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U2 : Twickenham Stadium, Saturday June 18

Rock’s conscience gets back to his day job: taking the biggest band in the world into the spiritual home of English rugby

U2  :  Twickenham Stadium, Saturday June 18

What’s the biggest thing you can think of? A Christmas Toblerone? The bassist from The Others’ hair? Johnny Borrell’s ego even? No, think BIGGER. Think gargantuan. Think colossal. That’s how big U2 are: unquestionably the biggest band in the world. There’s 80,000 people here today. There’s probably another 5,000 people sat out in the car park, happy to swig their cases of beer in the sun and snatch a note or two of the band’s music drifting out of the stadium. There’s another couple of thousand milling around by the venue gates, attempting to obtain tickets from the trafficking tout scum. And they’re not paying in excess of £500 to see support band Athlete.

Seconds before they stride onstage and tuck into ‘Vertigo’ like a lion tucks into a plump gazelle, there’s a noise that makes our spine wobble like a knackered inner tube. This must be what expectation sounds like. The Edge, Larry Mullen Jr, Adam Clayton and – a few paces behind them – a particularly roguish Bono, walk into view with the assured audacity of pumped-up boxers. ‘Beautiful Day’ comes next, and by the time its chorus reaches take off, Twickenham is a sea of smiles. Bono takes a walk into the crowd via one of the stage’s two extended gangplanks; red lacquered tentacles that take the singer far away from his band and into the ventricles of his flock’s communal heart. He looks like he’s walking on water, held aloft by the extended hands of his beloved. It’s a massive, perfect pop moment. Heck, even the coppers are smiling.

‘Sunday Bloody Sunday’ sounds like a song by The Clash reconfigured to fill stadiums, its bruised chorus savvy, yet yearningly naïve. Bono pleads for peace, love and understanding, The Edge smears the sky with breathless guitar-led grace, and Clayton throws his bass around like a teenager playing his first gig.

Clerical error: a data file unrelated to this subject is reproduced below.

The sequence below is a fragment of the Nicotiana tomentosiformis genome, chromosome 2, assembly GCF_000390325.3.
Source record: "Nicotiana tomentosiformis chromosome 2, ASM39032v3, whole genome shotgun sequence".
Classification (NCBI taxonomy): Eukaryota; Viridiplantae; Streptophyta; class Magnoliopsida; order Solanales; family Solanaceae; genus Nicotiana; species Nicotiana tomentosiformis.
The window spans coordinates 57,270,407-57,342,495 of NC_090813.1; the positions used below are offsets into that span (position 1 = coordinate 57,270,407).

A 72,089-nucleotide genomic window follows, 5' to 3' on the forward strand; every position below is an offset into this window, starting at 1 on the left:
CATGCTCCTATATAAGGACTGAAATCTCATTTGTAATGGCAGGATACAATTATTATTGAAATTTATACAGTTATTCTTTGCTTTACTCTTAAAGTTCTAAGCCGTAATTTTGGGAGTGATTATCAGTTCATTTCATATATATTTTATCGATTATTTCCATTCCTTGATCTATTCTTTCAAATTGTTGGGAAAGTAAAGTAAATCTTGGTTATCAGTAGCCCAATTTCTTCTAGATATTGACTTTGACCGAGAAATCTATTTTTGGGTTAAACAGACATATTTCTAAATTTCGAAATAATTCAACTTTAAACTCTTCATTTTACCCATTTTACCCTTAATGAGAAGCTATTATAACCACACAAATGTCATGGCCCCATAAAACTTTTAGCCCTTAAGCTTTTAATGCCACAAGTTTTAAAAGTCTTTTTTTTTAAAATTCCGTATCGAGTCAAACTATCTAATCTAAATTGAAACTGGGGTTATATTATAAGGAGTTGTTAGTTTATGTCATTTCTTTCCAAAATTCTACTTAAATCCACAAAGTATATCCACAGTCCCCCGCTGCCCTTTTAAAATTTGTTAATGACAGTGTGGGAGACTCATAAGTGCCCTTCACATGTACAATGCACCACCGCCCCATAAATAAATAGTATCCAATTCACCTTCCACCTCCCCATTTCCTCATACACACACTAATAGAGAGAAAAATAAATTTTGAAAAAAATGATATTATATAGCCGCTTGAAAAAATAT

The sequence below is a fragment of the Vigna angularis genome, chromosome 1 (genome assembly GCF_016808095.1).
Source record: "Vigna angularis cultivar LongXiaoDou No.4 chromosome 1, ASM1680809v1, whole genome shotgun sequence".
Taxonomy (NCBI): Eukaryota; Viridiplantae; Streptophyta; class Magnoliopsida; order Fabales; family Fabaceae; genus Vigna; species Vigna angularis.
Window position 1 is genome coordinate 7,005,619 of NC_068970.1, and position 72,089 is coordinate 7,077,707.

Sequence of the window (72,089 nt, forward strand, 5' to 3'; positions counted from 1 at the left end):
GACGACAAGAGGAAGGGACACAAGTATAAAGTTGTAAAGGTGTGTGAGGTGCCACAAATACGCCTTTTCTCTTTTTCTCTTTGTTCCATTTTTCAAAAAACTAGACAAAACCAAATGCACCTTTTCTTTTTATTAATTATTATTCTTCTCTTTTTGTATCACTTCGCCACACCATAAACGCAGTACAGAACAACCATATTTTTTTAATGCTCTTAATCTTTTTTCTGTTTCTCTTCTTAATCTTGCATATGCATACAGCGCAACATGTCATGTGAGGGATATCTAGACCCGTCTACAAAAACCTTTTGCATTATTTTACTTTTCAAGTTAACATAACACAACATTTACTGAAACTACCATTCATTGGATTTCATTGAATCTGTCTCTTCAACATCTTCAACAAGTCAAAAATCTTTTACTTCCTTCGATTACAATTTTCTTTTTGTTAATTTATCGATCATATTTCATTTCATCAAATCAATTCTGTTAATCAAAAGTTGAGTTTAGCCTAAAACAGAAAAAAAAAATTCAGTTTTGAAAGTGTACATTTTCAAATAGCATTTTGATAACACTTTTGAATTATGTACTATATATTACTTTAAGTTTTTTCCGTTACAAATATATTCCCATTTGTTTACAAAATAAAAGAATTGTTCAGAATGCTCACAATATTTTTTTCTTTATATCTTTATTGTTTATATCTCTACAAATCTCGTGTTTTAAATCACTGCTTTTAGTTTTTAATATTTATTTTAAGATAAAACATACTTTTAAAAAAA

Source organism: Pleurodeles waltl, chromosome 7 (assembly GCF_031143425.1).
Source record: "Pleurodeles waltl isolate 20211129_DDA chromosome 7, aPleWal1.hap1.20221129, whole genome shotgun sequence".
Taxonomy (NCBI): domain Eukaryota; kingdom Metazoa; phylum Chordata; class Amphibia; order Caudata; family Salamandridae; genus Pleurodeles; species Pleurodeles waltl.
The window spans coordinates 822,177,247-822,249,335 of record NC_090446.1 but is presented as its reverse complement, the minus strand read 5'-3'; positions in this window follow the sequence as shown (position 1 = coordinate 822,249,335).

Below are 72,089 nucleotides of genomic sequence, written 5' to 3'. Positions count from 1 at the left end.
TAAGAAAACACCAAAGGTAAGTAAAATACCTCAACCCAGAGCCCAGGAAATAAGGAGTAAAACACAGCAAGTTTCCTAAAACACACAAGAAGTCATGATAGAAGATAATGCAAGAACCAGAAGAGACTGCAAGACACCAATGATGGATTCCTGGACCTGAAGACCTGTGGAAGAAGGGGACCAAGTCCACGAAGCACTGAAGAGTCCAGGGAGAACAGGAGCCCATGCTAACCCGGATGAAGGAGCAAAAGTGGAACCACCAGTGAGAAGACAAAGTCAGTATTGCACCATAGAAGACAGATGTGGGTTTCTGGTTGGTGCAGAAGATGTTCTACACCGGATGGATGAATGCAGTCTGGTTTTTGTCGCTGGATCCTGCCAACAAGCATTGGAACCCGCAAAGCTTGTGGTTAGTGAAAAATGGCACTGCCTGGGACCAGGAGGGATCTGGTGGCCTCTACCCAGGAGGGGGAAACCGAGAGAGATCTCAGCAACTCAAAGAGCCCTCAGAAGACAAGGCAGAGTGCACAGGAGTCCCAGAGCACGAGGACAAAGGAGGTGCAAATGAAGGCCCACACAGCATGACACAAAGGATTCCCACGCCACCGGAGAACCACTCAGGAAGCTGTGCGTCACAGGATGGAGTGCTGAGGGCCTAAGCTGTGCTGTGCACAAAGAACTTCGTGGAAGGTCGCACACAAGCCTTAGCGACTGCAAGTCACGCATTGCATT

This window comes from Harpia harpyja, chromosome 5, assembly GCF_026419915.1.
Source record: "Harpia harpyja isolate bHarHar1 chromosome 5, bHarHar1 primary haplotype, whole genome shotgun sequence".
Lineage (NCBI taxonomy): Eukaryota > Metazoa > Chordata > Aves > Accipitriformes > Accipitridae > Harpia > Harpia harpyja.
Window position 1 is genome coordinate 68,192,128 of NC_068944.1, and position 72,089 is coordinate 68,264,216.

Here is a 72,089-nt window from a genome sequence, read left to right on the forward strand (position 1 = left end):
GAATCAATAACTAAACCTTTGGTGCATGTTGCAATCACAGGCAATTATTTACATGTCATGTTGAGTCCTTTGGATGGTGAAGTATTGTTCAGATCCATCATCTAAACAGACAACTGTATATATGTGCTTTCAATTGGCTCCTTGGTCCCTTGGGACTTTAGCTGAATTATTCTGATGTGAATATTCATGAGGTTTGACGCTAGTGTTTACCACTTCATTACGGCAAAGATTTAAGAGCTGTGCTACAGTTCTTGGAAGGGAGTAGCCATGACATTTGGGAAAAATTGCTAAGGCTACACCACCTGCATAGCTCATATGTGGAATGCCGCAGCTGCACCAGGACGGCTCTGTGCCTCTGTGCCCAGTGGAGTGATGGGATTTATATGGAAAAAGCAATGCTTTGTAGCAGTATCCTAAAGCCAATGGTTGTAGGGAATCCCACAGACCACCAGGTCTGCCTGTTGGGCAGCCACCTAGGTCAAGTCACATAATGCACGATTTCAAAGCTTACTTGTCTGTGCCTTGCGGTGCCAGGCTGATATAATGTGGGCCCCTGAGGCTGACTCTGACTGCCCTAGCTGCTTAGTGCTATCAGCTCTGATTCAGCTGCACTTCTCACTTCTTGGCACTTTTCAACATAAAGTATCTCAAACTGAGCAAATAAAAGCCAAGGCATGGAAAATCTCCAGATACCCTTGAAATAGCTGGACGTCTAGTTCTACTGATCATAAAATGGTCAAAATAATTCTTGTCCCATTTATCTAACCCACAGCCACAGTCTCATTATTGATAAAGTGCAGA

And then there’s ‘New Year’s Day’, ‘Elevation’, and the dove-white-bright hymn of ‘I Still Haven’t Found What I’m Looking For’. These are songs bigger than the linguistic constraints of any superlative. They’re songs bigger than Bono’s cloud-scraping face, projected behind him on the video screen. There’s a horrifying moment where we can see up his nostril, fleetingly catching a glimpse of the man’s brain. He’s thinking about the G8 summit, about a better way, and about what he’s having for his tea later. And the crowd? They’re not thinking. They’re feeling.

U2 don’t possess a pop portfolio to rival The Beatles’ arsenal of melodic magnificence and none of their songs are as good as, say, the Pixies’ career-best. They’ve never rocked with the zeal of Nirvana, matched the iconic sneer of Oasis, or stood astride cultural tectonics like the Stones. But what U2 do, better than anyone in the history of rock, is deal with people in their own emotional currency: passion.

It’s the passion of four adolescent jerks from Dublin who wanted to form a band and change the world. And while at times their sentiment could force Gandhi to choke on his piety, it’s clear they believe wholly in their words, their sound and their vision. For all his theorising and intelligence, it’s unlikely Bono could even spell cynicism.

U2 manage to be monsters of rock without being dinosaurs. They exist as the hugest of the huge without ever getting overweight. Tonight’s a very big show; a very big night out. And up there onstage are four very big hearts.

James Jam

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